GAINESVILLE, Fla. — Between work, school and afterschool activities, finding time for a homemade meal can be a challenge for many families. But mealtime is more than just a chance to hear about one another’s day.
According to University of Florida Institute of Food and Agricultural Sciences experts, sharing food around the dinner table also helps us feel more connected, make healthier choices and save money along the way.
UF/IFAS Extension is encouraging families, friends and coworkers to experience the benefits of “dining in” by sharing a meal together on Dec. 3 for National Dine In Day, an initiative started four years ago by the American Association of Family and Consumer Sciences (AAFCS).
“Family and consumer sciences is all about helping people live more healthful lives through the relationships we nurture, the food we eat, and the money we spend and save,” said Michael Gutter, associate dean for UF/IFAS Extension and 4-H youth development, families and communities program leader. “The family meal is at the center of all of these choices.”
“There are several excellent benefits of family meals,” said Victor Harris, Extension specialist and associate professor of family, youth and community sciences. “When parents set aside time for family meals, this sends a message to children that these meals are important. Eating together is also an opportunity for parents to model healthy eating habits. Research has shown that eating family meals is linked not just to decreased likelihood of obesity and eating disorders, but also to better academic performance, and less anxiety, depression and behavioral problems in children.”
In addition to helping parents model healthy eating, family meals give families more control over what they eat, said Natasha Parks, family and consumer sciences agent for UF/IFAS Extension Duval County. “Eating home-cooked meals allows one to control the ingredients of the dish, such as decreasing the amount of sodium and fat,” she said.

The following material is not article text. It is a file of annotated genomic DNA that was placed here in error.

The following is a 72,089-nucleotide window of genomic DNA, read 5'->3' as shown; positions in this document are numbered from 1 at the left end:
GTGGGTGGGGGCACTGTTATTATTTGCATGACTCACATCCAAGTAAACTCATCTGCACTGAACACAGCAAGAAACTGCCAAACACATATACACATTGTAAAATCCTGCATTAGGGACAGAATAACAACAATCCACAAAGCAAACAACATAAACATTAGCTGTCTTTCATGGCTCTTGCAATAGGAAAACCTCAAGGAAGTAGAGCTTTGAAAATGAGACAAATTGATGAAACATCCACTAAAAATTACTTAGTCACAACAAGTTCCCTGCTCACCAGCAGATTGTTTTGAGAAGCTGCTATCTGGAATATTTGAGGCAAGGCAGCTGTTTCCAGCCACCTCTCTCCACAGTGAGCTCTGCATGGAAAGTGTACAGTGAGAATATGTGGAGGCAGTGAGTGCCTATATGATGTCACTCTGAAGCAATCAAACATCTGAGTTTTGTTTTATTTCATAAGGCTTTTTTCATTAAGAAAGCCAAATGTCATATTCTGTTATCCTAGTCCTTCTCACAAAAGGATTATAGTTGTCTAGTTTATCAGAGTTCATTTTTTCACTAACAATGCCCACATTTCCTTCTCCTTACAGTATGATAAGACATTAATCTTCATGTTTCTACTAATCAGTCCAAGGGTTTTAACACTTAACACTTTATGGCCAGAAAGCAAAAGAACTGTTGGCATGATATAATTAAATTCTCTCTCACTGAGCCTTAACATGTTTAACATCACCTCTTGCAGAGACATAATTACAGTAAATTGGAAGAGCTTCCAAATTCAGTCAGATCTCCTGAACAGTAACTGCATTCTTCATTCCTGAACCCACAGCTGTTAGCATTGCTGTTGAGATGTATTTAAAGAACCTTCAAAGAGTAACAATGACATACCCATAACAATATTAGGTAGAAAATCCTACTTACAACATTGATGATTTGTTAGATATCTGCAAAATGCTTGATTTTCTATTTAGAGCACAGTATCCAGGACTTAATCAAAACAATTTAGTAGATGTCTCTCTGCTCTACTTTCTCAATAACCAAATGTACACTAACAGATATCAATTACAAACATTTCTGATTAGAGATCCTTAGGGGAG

Family meals can also help families eat with the seasons, saving money in the process. “Planning the meals around the season can reduce the overall costs due to the abundance of the harvest,” Parks added. For example, root vegetables, which are packed with vitamins and minerals, are harvested in late fall and winter are less expensive during that time.
Since Dine In Day is about both eating together and eating healthy foods, parents of picky eaters may be wondering how their family can participate without causing a dinner table revolt.
Simply telling kids to eat their vegetables won’t do the trick, said Terry DelValle, horticulture agent with UF/IFAS Extension Duval County, who oversees several school garden programs in the Jacksonville area.
“One of the reasons why we began school gardens here is because we have an urban population with kids who may not know that a carrot or a potato grows underground. Seeing that whole process of growing and harvesting the food helps them appreciate the taste of fresh vegetables,” DelValle said.
While gardening with your kids is a great way to get them interested in eating fruits and vegetables, just taking kids to the grocery store and letting them help pick out what the family is going to eat can make them more open to trying new things, DelValle added.
Families and individuals can also participate online by pledging to dine in on Dec. 3 at http://www.aafcs.org/fcsday/ or sharing their experiences on social media using the hashtag #FCSdayFL.
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